The perception of imperial globalization is a matter of interpretation, as are its probable effects on global governance. The advocates of the new imperialism emphasize its benevolent potentialities, with reference to the spread of constitutional democracy and human rights, and the provision of peacekeeping capabilities that could act far more effectively than what could be achieved by the United Nations (Kagan 1998; Ignatieff 2003b). The critics are concerned with arousing a geopolitical backlash in the form of a new strategic rivalry, possibly involving a Sino-European alliance, and about the prospect for a further abandonment of American republicanism at home and abroad under the pretext of responding to the security threats that are present. In this setting, it seems prudent to worry about the emergence of some (p.204) new oppressive political order that might be most accurately described as ‘global fascism’, a political fix that has no historical precedent. Of course, the proponents of imperial globalization resent the frictions associated with civic globalization, and despite the claims of support for ‘democracy’ prefer compliant governmental elites and passive citizenries. Bush ‘rewarded’ and lavishly praised governments that ignored and overrode the clearly evidenced anti-war sentiments of their citizens, especially Britain, but also Italy and Spain, while ‘punishing’ those that refused to support recourse to aggressive war against Iraq, including France, Turkey, and Germany.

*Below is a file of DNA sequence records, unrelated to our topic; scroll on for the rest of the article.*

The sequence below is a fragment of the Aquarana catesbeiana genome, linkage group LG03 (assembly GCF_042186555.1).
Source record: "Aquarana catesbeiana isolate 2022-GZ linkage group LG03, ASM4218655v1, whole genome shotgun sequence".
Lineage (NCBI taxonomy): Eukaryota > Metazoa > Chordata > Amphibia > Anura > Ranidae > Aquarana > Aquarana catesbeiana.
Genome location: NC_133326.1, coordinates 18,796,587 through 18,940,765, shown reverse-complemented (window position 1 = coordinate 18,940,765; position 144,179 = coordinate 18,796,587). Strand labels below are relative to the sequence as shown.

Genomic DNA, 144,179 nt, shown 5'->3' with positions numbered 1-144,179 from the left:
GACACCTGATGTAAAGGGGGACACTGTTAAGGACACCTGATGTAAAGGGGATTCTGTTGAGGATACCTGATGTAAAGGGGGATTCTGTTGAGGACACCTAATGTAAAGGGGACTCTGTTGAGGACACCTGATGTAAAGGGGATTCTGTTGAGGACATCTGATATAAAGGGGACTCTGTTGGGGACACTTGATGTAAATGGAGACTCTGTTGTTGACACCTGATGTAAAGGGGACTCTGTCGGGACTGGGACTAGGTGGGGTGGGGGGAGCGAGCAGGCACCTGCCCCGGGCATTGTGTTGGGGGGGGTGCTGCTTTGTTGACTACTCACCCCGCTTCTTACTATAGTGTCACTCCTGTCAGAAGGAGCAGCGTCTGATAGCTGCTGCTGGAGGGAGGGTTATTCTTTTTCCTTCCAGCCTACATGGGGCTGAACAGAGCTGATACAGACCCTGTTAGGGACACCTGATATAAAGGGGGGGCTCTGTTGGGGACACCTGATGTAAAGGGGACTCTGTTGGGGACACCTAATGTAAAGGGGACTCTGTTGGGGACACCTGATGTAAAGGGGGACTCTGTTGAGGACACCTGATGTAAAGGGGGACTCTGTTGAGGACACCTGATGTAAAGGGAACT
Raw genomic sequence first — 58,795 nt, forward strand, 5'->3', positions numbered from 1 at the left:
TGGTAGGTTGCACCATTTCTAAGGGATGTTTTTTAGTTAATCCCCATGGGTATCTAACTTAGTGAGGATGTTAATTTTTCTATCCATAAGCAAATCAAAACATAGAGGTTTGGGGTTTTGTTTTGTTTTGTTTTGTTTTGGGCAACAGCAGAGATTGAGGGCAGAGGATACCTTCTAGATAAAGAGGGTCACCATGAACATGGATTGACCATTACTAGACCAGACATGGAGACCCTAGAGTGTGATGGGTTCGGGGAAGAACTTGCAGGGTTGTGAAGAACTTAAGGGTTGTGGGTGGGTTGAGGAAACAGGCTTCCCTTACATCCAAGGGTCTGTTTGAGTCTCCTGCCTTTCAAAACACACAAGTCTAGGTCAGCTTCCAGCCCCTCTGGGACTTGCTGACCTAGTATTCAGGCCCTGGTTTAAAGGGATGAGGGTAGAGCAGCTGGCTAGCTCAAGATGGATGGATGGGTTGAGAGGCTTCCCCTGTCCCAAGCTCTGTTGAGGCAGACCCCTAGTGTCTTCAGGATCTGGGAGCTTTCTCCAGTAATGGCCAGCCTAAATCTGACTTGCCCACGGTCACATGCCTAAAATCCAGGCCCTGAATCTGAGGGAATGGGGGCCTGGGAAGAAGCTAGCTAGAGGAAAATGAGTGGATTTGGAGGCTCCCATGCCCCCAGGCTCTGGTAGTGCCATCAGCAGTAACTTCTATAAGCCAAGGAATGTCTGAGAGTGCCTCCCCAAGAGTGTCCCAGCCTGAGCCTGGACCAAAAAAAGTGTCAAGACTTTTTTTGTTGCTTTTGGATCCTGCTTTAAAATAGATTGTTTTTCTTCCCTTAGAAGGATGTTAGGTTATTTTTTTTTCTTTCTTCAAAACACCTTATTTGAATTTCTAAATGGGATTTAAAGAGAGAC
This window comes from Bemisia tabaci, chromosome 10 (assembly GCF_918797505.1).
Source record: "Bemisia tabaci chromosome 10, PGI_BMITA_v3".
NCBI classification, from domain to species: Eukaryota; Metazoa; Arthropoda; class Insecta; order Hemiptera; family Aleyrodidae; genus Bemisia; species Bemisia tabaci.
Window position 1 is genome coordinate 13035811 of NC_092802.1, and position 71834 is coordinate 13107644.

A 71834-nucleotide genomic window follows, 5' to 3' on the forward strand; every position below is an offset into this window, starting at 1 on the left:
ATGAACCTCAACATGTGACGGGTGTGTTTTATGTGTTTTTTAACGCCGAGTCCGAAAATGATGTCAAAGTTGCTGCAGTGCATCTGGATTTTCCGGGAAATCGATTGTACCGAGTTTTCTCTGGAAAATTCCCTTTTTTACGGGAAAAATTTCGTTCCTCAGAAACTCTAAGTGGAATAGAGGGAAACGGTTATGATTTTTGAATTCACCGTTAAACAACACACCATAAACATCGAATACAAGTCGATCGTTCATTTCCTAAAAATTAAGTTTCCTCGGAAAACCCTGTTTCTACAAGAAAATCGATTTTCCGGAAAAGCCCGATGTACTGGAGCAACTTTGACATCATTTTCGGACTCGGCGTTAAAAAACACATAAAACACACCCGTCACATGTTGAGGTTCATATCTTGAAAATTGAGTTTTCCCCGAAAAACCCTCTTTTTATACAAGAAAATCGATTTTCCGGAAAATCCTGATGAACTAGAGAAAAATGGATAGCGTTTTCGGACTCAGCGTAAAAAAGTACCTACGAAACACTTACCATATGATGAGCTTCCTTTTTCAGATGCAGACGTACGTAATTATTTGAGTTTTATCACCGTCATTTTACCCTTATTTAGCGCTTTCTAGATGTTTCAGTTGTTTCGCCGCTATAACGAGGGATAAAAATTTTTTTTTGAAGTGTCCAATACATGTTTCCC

There is no entirely satisfactory designation for the sort of political stance associated with Osama Bin Laden's vision of global governance. It does appear dedicated to extreme forms of political violence that challenge by ‘war’ the strongest consolidation of state power in all of human history. Its capability to pose such a challenge was vividly demonstrated on September 11, attacking the United States directly and more effectively than had been done by any state throughout the course of its entire history. The Bin Laden vision also embodies very far-reaching goals that, if achieved, would restructure world order as it is now known: driving the United States from the Islamic world, replacing the state system with an Islamic umma, and converting the residual infidel world to Islam, thereby globalizing the umma. It is here characterized as ‘apocalyptic’ because of its religious embrace of violent finality that radically restructures world order on the basis of a specific religious vision, as well as its seeming willingness to resolve the historical tensions of the present world by engaging in a war of extermination of those designated as enemies, including Jews, Christians, and atheists. Since the United States as the target and opponent of Al-Qaeda also expresses its response in the political language of good and evil, but with the moral identities inverted, there seems to be good grounds for the term ‘apocalyptic globalization’.2